The connection between mathematics and art goes back thousands of years. Mathematics has been used in the design of Gothic cathedrals, Rose windows, oriental rugs, mosaics and tilings. Geometric forms were fundamental to the cubists and many abstract expressionists, and award-winning sculptors have used topology as the basis for their pieces. Dutch artist M.C. Escher represented infinity, Möbius bands, tessellations, deformations, reflections, Platonic solids, spirals, symmetry, and the hyperbolic plane in his works.
Mathematicians and artists continue to create stunning works in all media and to explore the visualization of mathematics--origami, computer-generated landscapes, tesselations, fractals, anamorphic art, and more.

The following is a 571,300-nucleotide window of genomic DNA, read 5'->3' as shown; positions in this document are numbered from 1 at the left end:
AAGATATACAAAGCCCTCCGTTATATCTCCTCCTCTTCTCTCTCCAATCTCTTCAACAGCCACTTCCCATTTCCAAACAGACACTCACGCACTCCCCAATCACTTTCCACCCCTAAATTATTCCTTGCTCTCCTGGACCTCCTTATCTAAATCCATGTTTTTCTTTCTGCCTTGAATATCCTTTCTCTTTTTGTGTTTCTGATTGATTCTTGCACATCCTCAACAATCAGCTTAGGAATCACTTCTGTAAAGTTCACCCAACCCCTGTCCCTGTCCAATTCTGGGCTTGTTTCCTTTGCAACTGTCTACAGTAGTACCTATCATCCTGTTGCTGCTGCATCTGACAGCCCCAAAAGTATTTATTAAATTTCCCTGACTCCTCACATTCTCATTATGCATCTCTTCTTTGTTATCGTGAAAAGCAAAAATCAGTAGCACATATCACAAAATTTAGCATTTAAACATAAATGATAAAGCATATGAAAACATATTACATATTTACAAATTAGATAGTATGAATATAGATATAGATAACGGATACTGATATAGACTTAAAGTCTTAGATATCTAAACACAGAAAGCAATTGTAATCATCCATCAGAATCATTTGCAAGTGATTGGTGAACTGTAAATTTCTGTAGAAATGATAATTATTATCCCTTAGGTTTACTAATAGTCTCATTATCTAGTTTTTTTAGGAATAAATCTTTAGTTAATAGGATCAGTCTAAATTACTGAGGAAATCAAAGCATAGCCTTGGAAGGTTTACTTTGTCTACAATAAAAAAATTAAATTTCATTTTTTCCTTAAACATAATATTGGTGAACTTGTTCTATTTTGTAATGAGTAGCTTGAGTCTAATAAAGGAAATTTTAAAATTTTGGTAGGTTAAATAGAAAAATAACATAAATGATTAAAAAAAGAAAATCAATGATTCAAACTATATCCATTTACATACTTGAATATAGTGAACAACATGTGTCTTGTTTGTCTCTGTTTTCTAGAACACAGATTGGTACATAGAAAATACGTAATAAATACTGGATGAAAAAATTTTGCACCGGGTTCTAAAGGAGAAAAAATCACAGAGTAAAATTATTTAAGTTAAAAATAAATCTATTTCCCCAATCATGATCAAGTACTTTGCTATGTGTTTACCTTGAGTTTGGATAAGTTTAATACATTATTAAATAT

"Dragon Curve Double Knit Scarf," by Rachelle Bouchat (Indiana University of Pennsylvania, Indiana, PA)
Merino Wool Yarn, 137 x 18 cm, 2015
This double knit scarf brings together the recursive construction of a fractal, the dragon fractal, as well as the recursive construction of an integer sequence, the Fibonacci sequence. The main panels of the scarf are based on a pattern developed from the eleventh iteration of the dragon fractal. Moreover, the striping pattern in between the main panels is illustrative of the Fibonacci sequence with color changes after 1 row, after another 1 row, after 2 rows, after 3 rows, after 5 rows, and with another color change after 8 rows. As this is a double knit pattern, the back side of the scarf is shown in the reverse color pattern. --- Rachelle Bouchat